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BMJ Case Rep. 2009;2009. pii: bcr01.2009.1455. doi: 10.1136/bcr.01.2009.1455. Epub 2009 Apr 1.

Immature embryoid teratoma of the gall bladder: case of a primary primitive neoplasm.

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Jnmc Amu Aligarh, Pathology, Aligarh, UP, 202002, India.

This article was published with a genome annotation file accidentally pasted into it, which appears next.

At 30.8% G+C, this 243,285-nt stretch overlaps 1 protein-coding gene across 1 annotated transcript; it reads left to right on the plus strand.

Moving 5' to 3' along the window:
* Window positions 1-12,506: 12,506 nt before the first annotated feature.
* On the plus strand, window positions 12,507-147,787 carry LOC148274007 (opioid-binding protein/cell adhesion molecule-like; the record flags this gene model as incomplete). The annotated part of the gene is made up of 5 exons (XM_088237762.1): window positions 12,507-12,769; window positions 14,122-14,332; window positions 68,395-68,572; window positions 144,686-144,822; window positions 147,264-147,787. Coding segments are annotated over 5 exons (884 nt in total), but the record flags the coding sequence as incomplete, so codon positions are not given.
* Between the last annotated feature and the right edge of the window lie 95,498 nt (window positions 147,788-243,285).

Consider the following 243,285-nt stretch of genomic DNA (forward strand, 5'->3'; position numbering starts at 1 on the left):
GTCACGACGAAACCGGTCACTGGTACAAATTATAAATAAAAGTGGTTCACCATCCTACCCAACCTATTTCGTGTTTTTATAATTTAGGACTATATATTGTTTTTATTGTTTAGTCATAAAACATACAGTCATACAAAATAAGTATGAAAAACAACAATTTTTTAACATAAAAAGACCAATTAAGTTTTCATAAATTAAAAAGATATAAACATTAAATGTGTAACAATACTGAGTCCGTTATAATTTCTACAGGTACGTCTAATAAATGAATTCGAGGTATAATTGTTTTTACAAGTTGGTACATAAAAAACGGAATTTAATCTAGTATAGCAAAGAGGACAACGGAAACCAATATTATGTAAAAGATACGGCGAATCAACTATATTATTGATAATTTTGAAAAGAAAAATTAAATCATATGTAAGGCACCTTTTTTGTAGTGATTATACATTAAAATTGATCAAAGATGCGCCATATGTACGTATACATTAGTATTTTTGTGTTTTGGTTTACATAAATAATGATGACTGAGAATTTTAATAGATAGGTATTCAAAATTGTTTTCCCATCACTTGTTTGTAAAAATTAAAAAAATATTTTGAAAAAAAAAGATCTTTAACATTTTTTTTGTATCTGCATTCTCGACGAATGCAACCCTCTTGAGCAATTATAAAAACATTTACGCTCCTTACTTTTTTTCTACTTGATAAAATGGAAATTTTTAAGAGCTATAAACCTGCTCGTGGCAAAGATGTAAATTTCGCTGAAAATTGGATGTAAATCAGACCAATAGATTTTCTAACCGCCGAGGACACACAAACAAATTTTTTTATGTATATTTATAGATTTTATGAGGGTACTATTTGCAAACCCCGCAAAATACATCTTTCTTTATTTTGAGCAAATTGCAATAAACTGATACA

This study presents diagnostic histopathological features of a primary embryoid teratomatous neoplasm in the gall bladder of a 60-year-old woman, and also discusses its pathogenesis. Sections revealed immature and typical embryoid bodies and dispersed syncytial trophoblasts along with mature and immature neuroectodermal and mesodermal elements. The residual endothelial lining of the gall bladder showed in situ and proliferative changes characteristic of an endodermal tumour. Ultrasonographic and magnetic resonance imaging findings of the rest of the abdominal and pelvic organs appeared normal. Results show that the mature adult gall bladder is susceptible to primary neoplasms of a primitive nature ranging from immature embryoma and teratoma to neuroectodermal tumour. Such primitive neoplasms in adult organs where benign neuroectodermal elements are present may evolve from a constituent cell of an adult organ acquired during embryogenesis from a morula that differentiated into trophoblastic (outer) and embryoblastic (inner) cells, and existing dormant cells at rest until reactivation during oncogenesis.

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